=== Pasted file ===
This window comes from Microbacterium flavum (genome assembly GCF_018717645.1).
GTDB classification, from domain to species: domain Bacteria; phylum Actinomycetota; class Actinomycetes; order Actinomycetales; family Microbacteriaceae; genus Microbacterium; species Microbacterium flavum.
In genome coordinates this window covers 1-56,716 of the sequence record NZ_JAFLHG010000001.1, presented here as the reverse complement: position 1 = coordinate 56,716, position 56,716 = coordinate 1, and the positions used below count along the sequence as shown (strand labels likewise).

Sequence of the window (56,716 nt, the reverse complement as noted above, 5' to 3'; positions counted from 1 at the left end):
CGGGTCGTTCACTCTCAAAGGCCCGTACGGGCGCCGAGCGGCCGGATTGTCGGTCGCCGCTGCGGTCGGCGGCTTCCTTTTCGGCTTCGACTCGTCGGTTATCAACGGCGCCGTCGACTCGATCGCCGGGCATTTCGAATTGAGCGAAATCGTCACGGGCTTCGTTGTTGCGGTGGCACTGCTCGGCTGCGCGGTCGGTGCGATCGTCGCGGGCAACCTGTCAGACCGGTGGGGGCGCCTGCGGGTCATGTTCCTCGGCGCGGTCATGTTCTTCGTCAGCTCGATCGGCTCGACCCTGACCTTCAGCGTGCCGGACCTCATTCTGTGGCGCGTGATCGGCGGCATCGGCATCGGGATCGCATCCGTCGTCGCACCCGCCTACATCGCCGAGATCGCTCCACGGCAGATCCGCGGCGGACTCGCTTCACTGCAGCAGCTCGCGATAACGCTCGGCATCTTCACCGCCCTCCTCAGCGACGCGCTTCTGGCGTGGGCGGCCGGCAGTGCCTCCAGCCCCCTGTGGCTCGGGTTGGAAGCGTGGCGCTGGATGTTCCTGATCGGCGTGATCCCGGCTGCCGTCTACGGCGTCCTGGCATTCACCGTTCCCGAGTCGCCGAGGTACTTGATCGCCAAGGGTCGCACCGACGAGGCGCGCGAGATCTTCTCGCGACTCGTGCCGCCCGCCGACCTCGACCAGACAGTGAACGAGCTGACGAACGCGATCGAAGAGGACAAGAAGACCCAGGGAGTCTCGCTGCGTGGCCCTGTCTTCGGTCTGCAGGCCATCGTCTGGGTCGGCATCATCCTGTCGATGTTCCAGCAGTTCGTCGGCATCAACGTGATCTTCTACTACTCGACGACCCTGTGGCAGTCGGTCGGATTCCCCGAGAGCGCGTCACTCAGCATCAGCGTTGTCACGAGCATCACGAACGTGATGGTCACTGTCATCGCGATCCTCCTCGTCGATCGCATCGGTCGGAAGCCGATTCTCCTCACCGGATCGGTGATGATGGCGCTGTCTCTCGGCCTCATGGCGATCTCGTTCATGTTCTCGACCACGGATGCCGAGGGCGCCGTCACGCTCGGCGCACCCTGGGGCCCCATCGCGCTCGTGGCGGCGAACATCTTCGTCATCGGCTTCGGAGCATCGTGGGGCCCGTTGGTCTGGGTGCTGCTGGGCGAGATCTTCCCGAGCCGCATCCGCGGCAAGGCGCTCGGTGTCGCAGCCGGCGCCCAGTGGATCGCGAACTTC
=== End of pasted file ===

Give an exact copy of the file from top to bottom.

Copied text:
This window comes from Microbacterium flavum (genome assembly GCF_018717645.1).
GTDB classification, from domain to species: domain Bacteria; phylum Actinomycetota; class Actinomycetes; order Actinomycetales; family Microbacteriaceae; genus Microbacterium; species Microbacterium flavum.
In genome coordinates this window covers 1-56,716 of the sequence record NZ_JAFLHG010000001.1, presented here as the reverse complement: position 1 = coordinate 56,716, position 56,716 = coordinate 1, and the positions used below count along the sequence as shown (strand labels likewise).

Sequence of the window (56,716 nt, the reverse complement as noted above, 5' to 3'; positions counted from 1 at the left end):
CGGGTCGTTCACTCTCAAAGGCCCGTACGGGCGCCGAGCGGCCGGATTGTCGGTCGCCGCTGCGGTCGGCGGCTTCCTTTTCGGCTTCGACTCGTCGGTTATCAACGGCGCCGTCGACTCGATCGCCGGGCATTTCGAATTGAGCGAAATCGTCACGGGCTTCGTTGTTGCGGTGGCACTGCTCGGCTGCGCGGTCGGTGCGATCGTCGCGGGCAACCTGTCAGACCGGTGGGGGCGCCTGCGGGTCATGTTCCTCGGCGCGGTCATGTTCTTCGTCAGCTCGATCGGCTCGACCCTGACCTTCAGCGTGCCGGACCTCATTCTGTGGCGCGTGATCGGCGGCATCGGCATCGGGATCGCATCCGTCGTCGCACCCGCCTACATCGCCGAGATCGCTCCACGGCAGATCCGCGGCGGACTCGCTTCACTGCAGCAGCTCGCGATAACGCTCGGCATCTTCACCGCCCTCCTCAGCGACGCGCTTCTGGCGTGGGCGGCCGGCAGTGCCTCCAGCCCCCTGTGGCTCGGGTTGGAAGCGTGGCGCTGGATGTTCCTGATCGGCGTGATCCCGGCTGCCGTCTACGGCGTCCTGGCATTCACCGTTCCCGAGTCGCCGAGGTACTTGATCGCCAAGGGTCGCACCGACGAGGCGCGCGAGATCTTCTCGCGACTCGTGCCGCCCGCCGACCTCGACCAGACAGTGAACGAGCTGACGAACGCGATCGAAGAGGACAAGAAGACCCAGGGAGTCTCGCTGCGTGGCCCTGTCTTCGGTCTGCAGGCCATCGTCTGGGTCGGCATCATCCTGTCGATGTTCCAGCAGTTCGTCGGCATCAACGTGATCTTCTACTACTCGACGACCCTGTGGCAGTCGGTCGGATTCCCCGAGAGCGCGTCACTCAGCATCAGCGTTGTCACGAGCATCACGAACGTGATGGTCACTGTCATCGCGATCCTCCTCGTCGATCGCATCGGTCGGAAGCCGATTCTCCTCACCGGATCGGTGATGATGGCGCTGTCTCTCGGCCTCATGGCGATCTCGTTCATGTTCTCGACCACGGATGCCGAGGGCGCCGTCACGCTCGGCGCACCCTGGGGCCCCATCGCGCTCGTGGCGGCGAACATCTTCGTCATCGGCTTCGGAGCATCGTGGGGCCCGTTGGTCTGGGTGCTGCTGGGCGAGATCTTCCCGAGCCGCATCCGCGGCAAGGCGCTCGGTGTCGCAGCCGGCGCCCAGTGGATCGCGAACTTC